When almost 500 delegates meet at Michigan Farm Bureau’s (MFB) annual meeting Nov. 28-30 in Grand Rapids, they’ll consider more than 100 policies developed and meticulously fine-tuned by Michigan farmers themselves. State policies, once approved by delegates to the annual meeting, will define MFB’s to-do list for 2018. Adopted national policies go on for consideration at the American Farm Bureau Federation (AFBF) annual convention takes place next January in Nashville, Tenn.
The organization’s state-level policy development committee convened Oct. 24-25 to review nearly 800 resolutions from county Farm Bureaus and finalize the policy slate for next month’s annual meeting. New policy recommendations—and modifications to existing ones—address issues from renewable energy and infrastructure to federal farm policy and agricultural education.
High points of this year’s policy agenda include:
New language proposed for MFB’s Right-to-Farm policy encourages more farmer participation in township government—especially zoning boards—following an uptick in rural municipalities attempting to circumvent the state’s Right to Farm law.
MFB Government Relations Specialist Matt Kapp summarizes the industry’s collective dismay at such actions.
“There seems to be a rise in townships taking up and actually adopting ordinances regulating agriculture—even though the 1999 amendments to Michigan’s Right to Farm Act clearly transfers that power from local governments to the state,” Kapp said. “The GAAMPs (generally accepted agricultural management practices), administered by the state Department of Agriculture and Rural Development, establish the official guidelines for farmers interested in preserving their rights—especially when it comes to locating livestock facilities.
“It’s a concern to Michigan’s entire farming community that townships are enacting illegal ordinances that are anti-agriculture—particularly anti-livestock.”
Despite their increasing frequency, Kapp doesn’t foresee such actions denting Right to Farm’s integrity; rather he sees an opportunity for more farmer activism.
“This is just another reason we need more farmers involved in local government,” Kapp said.
Annual meeting delegates will also consider solemnizing Farm Bureau’s support for the Lake Erie Domestic Action Plan, a joint effort by the Michigan departments of Agriculture and Rural Development, Environmental Quality, and Natural Resources to reduce the amount of phosphorus entering the lake.
“Our state agencies—just like our farmers—have put a lot of effort toward maximizing our collective effort to improve water quality in the western Lake Erie basin,” said Laura Campbell, manager of MFB’s agricultural ecology department. “Michigan’s share in this situation is relatively small, but our farmer members are committed to doing all they can to minimize potential pollution sources that could contribute to algal blooms in the lake. The state’s Lake Erie Domestic Action Plan is just the latest of many approaches to help remedy this complex problem.”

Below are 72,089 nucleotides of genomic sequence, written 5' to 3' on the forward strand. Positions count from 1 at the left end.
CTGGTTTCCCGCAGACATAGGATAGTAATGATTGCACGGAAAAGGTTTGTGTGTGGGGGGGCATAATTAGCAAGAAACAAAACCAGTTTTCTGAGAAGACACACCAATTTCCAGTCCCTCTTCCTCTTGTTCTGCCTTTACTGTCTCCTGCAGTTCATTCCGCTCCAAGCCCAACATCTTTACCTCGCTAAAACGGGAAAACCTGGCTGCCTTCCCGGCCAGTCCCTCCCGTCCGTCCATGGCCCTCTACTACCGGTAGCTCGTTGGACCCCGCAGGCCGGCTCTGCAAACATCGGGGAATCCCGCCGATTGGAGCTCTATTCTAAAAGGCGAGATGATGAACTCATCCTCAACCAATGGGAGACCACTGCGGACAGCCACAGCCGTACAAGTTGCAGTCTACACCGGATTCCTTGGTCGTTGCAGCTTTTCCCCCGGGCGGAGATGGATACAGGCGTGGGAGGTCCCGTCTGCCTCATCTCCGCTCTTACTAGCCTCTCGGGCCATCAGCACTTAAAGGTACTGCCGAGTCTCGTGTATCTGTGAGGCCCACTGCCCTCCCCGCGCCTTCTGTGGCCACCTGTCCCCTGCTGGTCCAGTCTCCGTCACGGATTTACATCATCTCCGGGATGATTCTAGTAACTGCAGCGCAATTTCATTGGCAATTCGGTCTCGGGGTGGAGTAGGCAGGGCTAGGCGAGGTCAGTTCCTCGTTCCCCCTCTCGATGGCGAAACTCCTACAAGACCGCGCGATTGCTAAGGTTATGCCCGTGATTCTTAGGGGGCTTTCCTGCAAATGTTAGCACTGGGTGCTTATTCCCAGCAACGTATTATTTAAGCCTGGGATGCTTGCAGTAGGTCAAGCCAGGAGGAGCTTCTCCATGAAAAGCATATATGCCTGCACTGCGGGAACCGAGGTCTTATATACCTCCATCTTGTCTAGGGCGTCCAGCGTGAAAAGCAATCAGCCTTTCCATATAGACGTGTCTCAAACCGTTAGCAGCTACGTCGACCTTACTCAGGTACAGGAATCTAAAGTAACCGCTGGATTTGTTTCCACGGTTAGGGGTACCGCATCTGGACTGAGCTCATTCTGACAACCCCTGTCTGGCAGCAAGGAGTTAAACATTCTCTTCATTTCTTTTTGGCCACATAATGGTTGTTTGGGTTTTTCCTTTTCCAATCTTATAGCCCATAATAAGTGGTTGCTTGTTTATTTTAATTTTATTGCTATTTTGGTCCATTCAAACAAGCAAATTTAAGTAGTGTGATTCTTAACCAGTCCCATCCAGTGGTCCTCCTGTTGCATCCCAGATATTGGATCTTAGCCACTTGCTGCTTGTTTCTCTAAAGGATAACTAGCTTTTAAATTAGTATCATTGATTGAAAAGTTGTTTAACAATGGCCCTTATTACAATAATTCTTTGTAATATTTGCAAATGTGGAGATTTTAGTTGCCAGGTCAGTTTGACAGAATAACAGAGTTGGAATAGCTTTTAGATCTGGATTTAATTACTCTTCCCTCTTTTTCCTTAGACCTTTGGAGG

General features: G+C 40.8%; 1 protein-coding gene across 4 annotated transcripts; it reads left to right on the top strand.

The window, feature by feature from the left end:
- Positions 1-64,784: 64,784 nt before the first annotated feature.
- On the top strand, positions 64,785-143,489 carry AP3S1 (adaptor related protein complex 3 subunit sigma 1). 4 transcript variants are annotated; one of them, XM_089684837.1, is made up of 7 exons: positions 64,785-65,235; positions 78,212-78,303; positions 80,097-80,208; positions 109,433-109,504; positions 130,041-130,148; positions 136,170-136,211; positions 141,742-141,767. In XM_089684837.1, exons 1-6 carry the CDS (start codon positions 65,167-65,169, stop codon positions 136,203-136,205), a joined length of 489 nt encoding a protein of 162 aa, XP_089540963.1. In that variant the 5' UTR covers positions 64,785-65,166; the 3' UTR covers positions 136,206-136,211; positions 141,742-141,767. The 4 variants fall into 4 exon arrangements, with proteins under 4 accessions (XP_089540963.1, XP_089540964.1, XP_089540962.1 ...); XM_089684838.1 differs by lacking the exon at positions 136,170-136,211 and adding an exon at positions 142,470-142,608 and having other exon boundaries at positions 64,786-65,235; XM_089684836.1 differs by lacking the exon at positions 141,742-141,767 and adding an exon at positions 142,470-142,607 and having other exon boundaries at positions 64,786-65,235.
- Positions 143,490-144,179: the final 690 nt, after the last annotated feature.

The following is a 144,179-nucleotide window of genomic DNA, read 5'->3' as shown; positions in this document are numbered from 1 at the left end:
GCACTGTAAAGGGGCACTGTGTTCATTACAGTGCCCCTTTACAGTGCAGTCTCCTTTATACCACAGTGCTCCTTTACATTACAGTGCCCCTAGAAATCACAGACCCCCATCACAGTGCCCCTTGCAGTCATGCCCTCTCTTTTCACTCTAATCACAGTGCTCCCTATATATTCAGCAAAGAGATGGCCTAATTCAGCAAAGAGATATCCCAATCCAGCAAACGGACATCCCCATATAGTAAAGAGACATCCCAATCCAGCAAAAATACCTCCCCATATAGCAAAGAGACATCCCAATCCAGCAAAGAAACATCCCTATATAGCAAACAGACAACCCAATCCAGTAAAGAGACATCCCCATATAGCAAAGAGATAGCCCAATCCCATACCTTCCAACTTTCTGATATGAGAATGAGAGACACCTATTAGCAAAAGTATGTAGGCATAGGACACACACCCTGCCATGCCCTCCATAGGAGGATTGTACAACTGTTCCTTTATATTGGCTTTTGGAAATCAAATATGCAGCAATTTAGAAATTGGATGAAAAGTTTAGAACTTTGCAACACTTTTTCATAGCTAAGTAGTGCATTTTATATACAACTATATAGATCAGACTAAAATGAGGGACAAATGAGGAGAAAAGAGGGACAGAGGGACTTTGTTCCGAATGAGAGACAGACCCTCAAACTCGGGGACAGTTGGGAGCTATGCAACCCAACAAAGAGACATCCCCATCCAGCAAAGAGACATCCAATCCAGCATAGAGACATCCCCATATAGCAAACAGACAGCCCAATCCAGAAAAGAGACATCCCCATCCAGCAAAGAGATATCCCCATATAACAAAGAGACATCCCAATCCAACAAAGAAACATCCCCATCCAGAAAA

Other related amendments to existing watershed management policy include support for additional dissolved-phosphorus research and language suggesting that regulations guiding biosolid application be consistent with guidelines for manure application.
With dairy farmers nationwide challenged by low prices, components of the federal-level dairy safety net are high priorities for this, the largest single segment of Michigan agriculture. Accordingly, delegates will deliberate on two key facets of the Farm Bill discussions already under way in Congress.
If adopted at the federal level, proposed changes to whole farm revenue insurance and the dairy margin protection program could help strengthen the existing safety net designed to help American dairy farmers weather low-price cycles and other flavors of market variations.
“The 2014 Farm Bill made great strides toward diversifying farmers’ risk-management options,” said MFB National Legislative Counsel John Kran. “These modifications our members will be discussing later this month would go a long way toward helping stabilize the complicated and highly variable dairy sector.”
A labeling issue under the skin of dairy farmers nationwide will also be considered.
“There’s been a lot of discussion over the years about labeling plant-based products as ‘milk,’” Birchmeier said. “Not surprisingly, dairy farmers would like to see the word ‘milk’ reserved—exclusively—for products that meet the scientific definition of milk, meaning products from a livestock animal’s mammary system.
“They’re not looking to deny the producers of soy- or almond-based beverages their share of the marketplace, but they are hoping for some clarity to better drive home the distinction for consumers.”
Reinforcement of the organization’s existing TB policy calls for a dramatic reduction of the deer herd in the four-county modified accredited zone (Alcona, Alpena, Montmorency and Oscoda counties). The revision specifically supports state and federal agency culling, a spring hunt and unlimited fall hunting as means of more aggressively battling the disease that’s become the perennial dread of cattlemen and dairy farmers throughout the northeastern Lower Peninsula. Support is also included for strengthening existing policy’s supporting for a statewide ban on baiting and feeding.